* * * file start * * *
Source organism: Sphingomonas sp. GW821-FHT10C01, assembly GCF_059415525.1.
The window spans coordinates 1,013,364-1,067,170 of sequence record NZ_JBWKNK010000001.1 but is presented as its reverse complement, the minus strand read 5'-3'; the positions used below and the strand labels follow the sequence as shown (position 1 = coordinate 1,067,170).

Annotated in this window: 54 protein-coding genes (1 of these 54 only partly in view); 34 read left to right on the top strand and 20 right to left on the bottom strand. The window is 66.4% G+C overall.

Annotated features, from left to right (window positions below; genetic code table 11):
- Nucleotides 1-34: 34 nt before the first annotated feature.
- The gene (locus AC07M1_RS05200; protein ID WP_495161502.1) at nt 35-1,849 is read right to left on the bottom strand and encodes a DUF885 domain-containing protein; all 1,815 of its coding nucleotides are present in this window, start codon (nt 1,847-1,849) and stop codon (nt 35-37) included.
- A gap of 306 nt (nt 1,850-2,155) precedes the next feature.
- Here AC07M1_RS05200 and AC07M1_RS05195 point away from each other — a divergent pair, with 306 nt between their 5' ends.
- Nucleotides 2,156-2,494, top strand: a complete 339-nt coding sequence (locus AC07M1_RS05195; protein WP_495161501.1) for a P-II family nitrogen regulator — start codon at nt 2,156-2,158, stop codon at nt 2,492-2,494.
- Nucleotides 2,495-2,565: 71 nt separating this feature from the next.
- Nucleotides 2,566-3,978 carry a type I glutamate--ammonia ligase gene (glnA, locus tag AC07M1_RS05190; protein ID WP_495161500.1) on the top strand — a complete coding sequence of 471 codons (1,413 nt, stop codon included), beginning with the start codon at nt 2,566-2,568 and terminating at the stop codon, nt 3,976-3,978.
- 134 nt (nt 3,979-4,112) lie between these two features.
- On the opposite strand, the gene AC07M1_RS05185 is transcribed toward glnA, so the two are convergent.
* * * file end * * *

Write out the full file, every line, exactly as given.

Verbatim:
Source organism: Sphingomonas sp. GW821-FHT10C01, assembly GCF_059415525.1.
The window spans coordinates 1,013,364-1,067,170 of sequence record NZ_JBWKNK010000001.1 but is presented as its reverse complement, the minus strand read 5'-3'; the positions used below and the strand labels follow the sequence as shown (position 1 = coordinate 1,067,170).

Annotated in this window: 54 protein-coding genes (1 of these 54 only partly in view); 34 read left to right on the top strand and 20 right to left on the bottom strand. The window is 66.4% G+C overall.

Annotated features, from left to right (window positions below; genetic code table 11):
- Nucleotides 1-34: 34 nt before the first annotated feature.
- The gene (locus AC07M1_RS05200; protein ID WP_495161502.1) at nt 35-1,849 is read right to left on the bottom strand and encodes a DUF885 domain-containing protein; all 1,815 of its coding nucleotides are present in this window, start codon (nt 1,847-1,849) and stop codon (nt 35-37) included.
- A gap of 306 nt (nt 1,850-2,155) precedes the next feature.
- Here AC07M1_RS05200 and AC07M1_RS05195 point away from each other — a divergent pair, with 306 nt between their 5' ends.
- Nucleotides 2,156-2,494, top strand: a complete 339-nt coding sequence (locus AC07M1_RS05195; protein WP_495161501.1) for a P-II family nitrogen regulator — start codon at nt 2,156-2,158, stop codon at nt 2,492-2,494.
- Nucleotides 2,495-2,565: 71 nt separating this feature from the next.
- Nucleotides 2,566-3,978 carry a type I glutamate--ammonia ligase gene (glnA, locus tag AC07M1_RS05190; protein ID WP_495161500.1) on the top strand — a complete coding sequence of 471 codons (1,413 nt, stop codon included), beginning with the start codon at nt 2,566-2,568 and terminating at the stop codon, nt 3,976-3,978.
- 134 nt (nt 3,979-4,112) lie between these two features.
- On the opposite strand, the gene AC07M1_RS05185 is transcribed toward glnA, so the two are convergent.